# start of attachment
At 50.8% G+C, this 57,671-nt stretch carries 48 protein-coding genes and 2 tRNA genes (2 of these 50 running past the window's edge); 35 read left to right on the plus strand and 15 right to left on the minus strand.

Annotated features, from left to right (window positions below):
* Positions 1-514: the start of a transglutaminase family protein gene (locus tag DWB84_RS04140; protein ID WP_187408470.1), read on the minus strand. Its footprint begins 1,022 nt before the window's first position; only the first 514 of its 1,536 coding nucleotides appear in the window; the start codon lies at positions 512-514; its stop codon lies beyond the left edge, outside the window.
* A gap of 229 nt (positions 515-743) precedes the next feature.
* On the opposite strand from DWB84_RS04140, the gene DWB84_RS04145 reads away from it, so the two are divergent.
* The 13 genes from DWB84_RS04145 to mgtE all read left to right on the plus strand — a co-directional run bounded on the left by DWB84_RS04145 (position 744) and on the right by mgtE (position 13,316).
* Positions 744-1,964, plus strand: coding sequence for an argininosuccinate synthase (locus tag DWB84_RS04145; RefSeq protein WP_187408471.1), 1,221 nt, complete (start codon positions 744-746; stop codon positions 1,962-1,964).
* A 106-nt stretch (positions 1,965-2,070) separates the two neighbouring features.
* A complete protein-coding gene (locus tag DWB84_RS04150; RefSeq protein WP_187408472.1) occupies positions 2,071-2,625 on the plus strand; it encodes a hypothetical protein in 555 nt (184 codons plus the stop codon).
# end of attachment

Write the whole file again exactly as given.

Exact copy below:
At 50.8% G+C, this 57,671-nt stretch carries 48 protein-coding genes and 2 tRNA genes (2 of these 50 running past the window's edge); 35 read left to right on the plus strand and 15 right to left on the minus strand.

Annotated features, from left to right (window positions below):
* Positions 1-514: the start of a transglutaminase family protein gene (locus tag DWB84_RS04140; protein ID WP_187408470.1), read on the minus strand. Its footprint begins 1,022 nt before the window's first position; only the first 514 of its 1,536 coding nucleotides appear in the window; the start codon lies at positions 512-514; its stop codon lies beyond the left edge, outside the window.
* A gap of 229 nt (positions 515-743) precedes the next feature.
* On the opposite strand from DWB84_RS04140, the gene DWB84_RS04145 reads away from it, so the two are divergent.
* The 13 genes from DWB84_RS04145 to mgtE all read left to right on the plus strand — a co-directional run bounded on the left by DWB84_RS04145 (position 744) and on the right by mgtE (position 13,316).
* Positions 744-1,964, plus strand: coding sequence for an argininosuccinate synthase (locus tag DWB84_RS04145; RefSeq protein WP_187408471.1), 1,221 nt, complete (start codon positions 744-746; stop codon positions 1,962-1,964).
* A 106-nt stretch (positions 1,965-2,070) separates the two neighbouring features.
* A complete protein-coding gene (locus tag DWB84_RS04150; RefSeq protein WP_187408472.1) occupies positions 2,071-2,625 on the plus strand; it encodes a hypothetical protein in 555 nt (184 codons plus the stop codon).